Horsemeat scandal: The business impact

Findus Beef Lasagne
Image caption Findus Beef Lasagne was withdrawn from sale after 100% horsemeat was found in some products

The latest scandal surrounding horsemeat in processed food could be "disastrous" for the meat processing industry, retail analysts are warning.

Lost contracts with supermarkets "will undoubtedly cost them millions of pounds", Neil Saunders of retail analyst Conlumino told the BBC.

"The loss of supply contracts could be disastrous for food suppliers."

The Food Standards Agency now wants the industry to test all its processed beef products.

The British Meat Processors Association, whose members produce 80% of meat sold in the UK, said: "It's too early to say what the impact will be on our industry. The BMPA is co-operating with the FSA [Food Standards Agency] to establish the facts, and to deal effectively with the issues."

One supplier, meat processor Silvercrest, based in County Monaghan, Ireland, lost supply contracts with Tesco, Aldi and Co-operative supermarkets after the Food Safety Authority of Ireland (FSAI) found horse and pig DNA in burgers it supplied.

"It wouldn't surprise me if there were redundancies," said Mr Saunders.

A spokesperson for ABP Food Group, which owns Silvercrest, said: "We feel it would be inappropriate to comment at this stage."

Testing regime

In a statement issued on Friday, the FSA said: "In addition to the widespread testing we are doing, we've instructed the industry to urgently carry out its own tests on processed beef products to see whether horsemeat is present."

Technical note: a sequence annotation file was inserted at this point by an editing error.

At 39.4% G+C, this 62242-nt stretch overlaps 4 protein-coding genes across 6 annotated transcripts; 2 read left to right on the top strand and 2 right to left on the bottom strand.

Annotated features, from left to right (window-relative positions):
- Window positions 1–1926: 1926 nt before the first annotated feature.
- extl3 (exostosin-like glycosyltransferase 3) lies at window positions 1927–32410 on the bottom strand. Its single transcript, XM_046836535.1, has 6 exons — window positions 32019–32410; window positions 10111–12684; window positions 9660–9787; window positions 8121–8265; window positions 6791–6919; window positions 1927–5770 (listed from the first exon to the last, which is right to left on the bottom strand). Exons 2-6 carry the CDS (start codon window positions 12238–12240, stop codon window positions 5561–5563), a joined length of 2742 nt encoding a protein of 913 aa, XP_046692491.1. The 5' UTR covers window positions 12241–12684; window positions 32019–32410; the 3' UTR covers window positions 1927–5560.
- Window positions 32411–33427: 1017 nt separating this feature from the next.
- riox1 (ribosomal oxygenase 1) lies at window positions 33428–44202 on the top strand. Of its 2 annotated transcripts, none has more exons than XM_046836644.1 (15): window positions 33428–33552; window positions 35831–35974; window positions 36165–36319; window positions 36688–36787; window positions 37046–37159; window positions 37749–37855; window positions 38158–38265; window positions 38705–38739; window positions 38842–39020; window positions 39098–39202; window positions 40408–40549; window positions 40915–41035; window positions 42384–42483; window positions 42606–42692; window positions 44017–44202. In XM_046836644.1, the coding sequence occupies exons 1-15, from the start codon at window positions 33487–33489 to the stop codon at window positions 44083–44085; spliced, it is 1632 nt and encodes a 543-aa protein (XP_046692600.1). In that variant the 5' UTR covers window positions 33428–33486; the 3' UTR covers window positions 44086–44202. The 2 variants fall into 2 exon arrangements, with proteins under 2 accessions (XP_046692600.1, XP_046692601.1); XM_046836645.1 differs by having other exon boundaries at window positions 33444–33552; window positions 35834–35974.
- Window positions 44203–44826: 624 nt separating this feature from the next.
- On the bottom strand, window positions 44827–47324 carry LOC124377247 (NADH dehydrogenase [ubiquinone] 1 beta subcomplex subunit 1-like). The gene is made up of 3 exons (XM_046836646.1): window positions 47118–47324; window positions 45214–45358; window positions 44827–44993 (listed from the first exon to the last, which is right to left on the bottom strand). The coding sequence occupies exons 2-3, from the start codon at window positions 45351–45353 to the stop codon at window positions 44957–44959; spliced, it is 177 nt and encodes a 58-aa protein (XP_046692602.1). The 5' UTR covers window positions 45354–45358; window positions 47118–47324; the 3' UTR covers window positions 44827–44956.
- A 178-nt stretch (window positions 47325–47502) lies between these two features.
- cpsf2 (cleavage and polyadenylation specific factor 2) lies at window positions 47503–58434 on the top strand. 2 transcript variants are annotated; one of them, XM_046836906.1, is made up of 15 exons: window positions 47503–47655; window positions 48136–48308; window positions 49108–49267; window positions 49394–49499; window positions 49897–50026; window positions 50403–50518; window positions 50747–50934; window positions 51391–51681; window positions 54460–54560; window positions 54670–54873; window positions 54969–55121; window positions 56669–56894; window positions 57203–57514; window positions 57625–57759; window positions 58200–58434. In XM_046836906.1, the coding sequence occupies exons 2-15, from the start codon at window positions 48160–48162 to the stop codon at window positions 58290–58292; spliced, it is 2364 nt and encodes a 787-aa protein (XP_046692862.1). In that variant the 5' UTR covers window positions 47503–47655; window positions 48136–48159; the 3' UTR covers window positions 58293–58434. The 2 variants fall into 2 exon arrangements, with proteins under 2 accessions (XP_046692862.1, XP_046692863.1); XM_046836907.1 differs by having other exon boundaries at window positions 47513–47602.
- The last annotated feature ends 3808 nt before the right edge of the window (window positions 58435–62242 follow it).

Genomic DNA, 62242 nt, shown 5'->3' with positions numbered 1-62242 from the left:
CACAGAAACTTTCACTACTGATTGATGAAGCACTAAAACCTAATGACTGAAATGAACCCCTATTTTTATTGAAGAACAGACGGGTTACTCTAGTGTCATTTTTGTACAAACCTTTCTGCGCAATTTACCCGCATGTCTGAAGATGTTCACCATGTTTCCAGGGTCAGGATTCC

But this new testing regime could cost the industry millions of pounds.

Giving evidence to the Environment, Food & Rural Affairs select committee on 30 January, Tim Smith, Tesco's group technical director revealed that the supermarket's new DNA testing regime, introduced following the discovery of horsemeat in its value burgers, would cost it "£1m to £2m a year".

Meanwhile, Tesco's sales loss would be "a lot bigger than a million pounds" as a result of the scandal, he said.

But Richard Dodd of the British Retail Consortium, which represents 80% of the UK retail industry, told the BBC: "What we're hearing from our members is that this [horsemeat] issue is not having an impact. People are clear that it isn't a health issue, so it's not producing a change in customer shopping habits."

And Conlumino's Neil Saunders agrees that the supermarkets are unlikely to be affected much by the scandal, since they can claim compensation from their suppliers.

"While it is highly likely that sales will have deteriorated in some food lines, such as value burgers, other categories may have benefitted, meaning that there is little net loss overall," he said.

Traditional High Street butchers might even be benefiting from the horsemeat scandal, says Richard Stevenson, technical manager of the National Federation of Meat and Food Traders.

"Our members are telling us that they're all getting more business since the Tesco burger issue, because most butchers know exactly where their meat has come from. You could argue that this issue has arisen as a direct result of the cheap food policy adopted by supermarkets."

Findus, which had to withdraw its beef lasagne ready meals after some samples were found to contain 100% horsemeat, said on Friday that it had tested all its other beef products and found no evidence of contamination.

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